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Adding Swap over NFS for Koji Builders June 18, 2010

Posted by Paul Whalen in ARM, Koji.
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In our efforts to set up a Koji Build farm for Fedora we have decided to use the GuruPlug Server Plus. The GuruPlug has very limited memory with only 512 MB, previously the build farm used boards that had 2 GB of ram. In order to get around this limitation we have decided to add swap space over NFS. Unfortunately the kernel doesn’t support swap over NFS, for good reason due to the unreliability of NFS. In our situation these risks don’t apply as we are already using NFS for additional space during the build process, if the share becomes unavailable the system will be impacted regardless. In order to trick our system and use swap over NFS we created an ext3 file system named swap0.ext3 on an existing NFS share.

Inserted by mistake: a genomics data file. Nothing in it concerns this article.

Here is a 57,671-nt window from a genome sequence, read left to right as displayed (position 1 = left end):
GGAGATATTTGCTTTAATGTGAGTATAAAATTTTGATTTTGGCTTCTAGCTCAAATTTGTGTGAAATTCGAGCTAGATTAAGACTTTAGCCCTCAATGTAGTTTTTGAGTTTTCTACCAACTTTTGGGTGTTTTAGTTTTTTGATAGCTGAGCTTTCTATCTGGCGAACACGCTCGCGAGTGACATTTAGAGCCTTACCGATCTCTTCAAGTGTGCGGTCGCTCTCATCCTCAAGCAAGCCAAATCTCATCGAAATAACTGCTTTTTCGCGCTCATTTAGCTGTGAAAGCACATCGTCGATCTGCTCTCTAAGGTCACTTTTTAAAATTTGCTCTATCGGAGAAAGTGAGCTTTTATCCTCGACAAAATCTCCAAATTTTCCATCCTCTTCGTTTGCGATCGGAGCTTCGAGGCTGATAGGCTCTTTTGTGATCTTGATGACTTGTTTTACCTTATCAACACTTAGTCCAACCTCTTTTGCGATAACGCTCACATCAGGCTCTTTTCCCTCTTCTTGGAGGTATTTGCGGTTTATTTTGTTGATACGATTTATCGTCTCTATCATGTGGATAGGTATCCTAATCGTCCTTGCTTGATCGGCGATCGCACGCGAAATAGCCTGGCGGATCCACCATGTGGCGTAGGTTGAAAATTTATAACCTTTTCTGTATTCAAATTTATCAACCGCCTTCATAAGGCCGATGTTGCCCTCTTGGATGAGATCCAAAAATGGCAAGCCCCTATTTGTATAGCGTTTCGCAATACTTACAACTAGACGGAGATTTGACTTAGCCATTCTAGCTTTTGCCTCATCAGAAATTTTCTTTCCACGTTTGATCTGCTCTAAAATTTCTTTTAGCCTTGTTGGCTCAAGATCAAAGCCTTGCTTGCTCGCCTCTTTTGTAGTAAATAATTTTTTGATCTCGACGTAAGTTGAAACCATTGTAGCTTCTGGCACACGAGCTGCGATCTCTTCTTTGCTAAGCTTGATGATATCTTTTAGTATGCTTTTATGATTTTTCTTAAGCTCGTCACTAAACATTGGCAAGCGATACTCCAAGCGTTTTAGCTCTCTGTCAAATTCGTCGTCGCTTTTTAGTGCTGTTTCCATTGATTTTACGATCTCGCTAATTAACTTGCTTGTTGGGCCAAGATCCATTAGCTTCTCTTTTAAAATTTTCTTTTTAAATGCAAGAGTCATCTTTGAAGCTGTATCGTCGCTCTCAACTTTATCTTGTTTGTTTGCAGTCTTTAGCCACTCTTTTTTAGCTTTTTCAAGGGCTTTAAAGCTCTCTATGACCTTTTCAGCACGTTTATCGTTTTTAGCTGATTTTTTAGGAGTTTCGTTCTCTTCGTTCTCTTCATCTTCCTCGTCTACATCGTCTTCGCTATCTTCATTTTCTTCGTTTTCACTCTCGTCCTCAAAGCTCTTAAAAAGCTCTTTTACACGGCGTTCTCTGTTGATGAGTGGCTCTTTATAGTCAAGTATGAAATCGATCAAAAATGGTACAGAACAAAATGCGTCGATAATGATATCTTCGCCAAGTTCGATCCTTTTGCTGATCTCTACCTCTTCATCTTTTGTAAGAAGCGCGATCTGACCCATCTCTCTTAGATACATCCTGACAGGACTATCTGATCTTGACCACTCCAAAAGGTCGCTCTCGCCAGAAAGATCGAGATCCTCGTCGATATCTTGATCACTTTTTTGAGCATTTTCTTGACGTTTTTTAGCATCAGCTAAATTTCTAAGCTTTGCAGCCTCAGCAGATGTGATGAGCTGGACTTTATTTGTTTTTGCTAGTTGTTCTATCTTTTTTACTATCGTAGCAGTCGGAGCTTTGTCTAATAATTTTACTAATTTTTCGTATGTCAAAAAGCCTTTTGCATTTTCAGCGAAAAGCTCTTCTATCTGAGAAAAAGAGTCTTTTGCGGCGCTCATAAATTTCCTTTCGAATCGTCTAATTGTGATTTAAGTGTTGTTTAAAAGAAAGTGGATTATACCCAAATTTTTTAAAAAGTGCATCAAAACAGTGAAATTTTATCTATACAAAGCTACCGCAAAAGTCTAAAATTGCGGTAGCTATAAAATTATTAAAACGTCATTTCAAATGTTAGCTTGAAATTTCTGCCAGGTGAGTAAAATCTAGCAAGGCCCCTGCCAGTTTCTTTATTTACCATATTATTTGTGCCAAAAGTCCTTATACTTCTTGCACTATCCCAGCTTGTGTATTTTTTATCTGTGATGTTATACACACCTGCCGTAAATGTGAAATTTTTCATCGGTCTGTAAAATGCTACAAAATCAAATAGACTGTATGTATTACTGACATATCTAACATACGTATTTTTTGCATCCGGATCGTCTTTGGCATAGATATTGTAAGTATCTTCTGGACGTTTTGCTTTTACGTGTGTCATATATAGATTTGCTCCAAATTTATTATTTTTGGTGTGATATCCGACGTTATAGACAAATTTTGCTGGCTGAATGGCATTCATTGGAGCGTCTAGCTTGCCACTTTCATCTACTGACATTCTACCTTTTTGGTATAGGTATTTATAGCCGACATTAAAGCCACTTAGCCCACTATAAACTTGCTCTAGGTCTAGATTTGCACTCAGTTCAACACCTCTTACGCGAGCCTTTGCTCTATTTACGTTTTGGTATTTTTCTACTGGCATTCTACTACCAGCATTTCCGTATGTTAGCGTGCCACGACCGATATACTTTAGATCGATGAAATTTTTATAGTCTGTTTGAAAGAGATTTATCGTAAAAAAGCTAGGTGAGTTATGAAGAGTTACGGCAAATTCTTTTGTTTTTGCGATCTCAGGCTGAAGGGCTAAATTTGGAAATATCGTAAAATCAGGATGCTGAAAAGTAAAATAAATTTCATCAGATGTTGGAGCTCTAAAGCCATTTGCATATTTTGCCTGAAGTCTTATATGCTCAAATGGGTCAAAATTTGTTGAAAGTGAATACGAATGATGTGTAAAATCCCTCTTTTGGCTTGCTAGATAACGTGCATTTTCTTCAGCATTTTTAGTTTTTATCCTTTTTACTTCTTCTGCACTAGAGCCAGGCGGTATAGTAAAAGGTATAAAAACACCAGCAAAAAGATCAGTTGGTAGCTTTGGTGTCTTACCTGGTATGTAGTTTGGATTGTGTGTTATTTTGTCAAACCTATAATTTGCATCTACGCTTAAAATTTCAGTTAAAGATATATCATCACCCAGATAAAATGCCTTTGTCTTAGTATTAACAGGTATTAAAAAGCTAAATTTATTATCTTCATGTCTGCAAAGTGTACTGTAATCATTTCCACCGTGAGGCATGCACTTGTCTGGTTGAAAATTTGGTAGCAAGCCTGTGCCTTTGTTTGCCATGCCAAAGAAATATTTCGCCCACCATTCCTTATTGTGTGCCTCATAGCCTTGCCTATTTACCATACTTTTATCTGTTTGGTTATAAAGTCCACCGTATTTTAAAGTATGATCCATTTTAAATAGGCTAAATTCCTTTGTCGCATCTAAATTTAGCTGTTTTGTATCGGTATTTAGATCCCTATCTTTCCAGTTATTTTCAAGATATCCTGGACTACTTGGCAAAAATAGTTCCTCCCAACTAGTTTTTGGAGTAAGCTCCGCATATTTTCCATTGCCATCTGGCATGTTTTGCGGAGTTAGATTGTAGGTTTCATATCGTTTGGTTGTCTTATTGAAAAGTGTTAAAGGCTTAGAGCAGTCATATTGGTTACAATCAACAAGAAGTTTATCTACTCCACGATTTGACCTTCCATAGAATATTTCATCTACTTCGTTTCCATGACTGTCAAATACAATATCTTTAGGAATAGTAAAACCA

First create the file and format using ext3:
dd if=/dev/zero of=swap0.ext3 bs=1024 count=7864320
mkfs -t ext3 swap0.ext3

This creates a file of approximately 8.1 GB, to change this amount simply edit the count value to reflect the desired amount. This is calculated by multiplying 1024*x, where x is the MB.
Mount the ext3 file system by adding it to ‘/etc/fstab’ (path should be changed, should be executed as root):
echo '/arm2/swap0.ext3 /swap0 ext3 defaults,noauto 0 0' >> /etc/fstab
mkdir /swap0
mount -o loop /swap0

Once mounted move to that directory and create the actual swap file using:
dd if=/dev/zero of=swap0 bs=1024 count=7860000
mkswap swap0
swapon swap0

As we have added the swap space to the fstab including the noauto option it will not be automatically be mounted at boot, instead we have added the mount to ‘/etc/rc.d/rc.local’. This was done to ensure if the share was unavailable during the boot, the system wouldn’t stall waiting for the share.
mount -o loop /swap0
swapon /swap0/swap0

By giving the builders a swap file the createrepo task being run by Koji was completed successfully. With no swap the task would fail. The actual amount of swap space being used was limited to approximately 500 MB so its possible a smaller swap file would suffice, however moving forward other tasks may require the additional resources. This solution is far from ideal, and is quite messy but produced the desired outcome.

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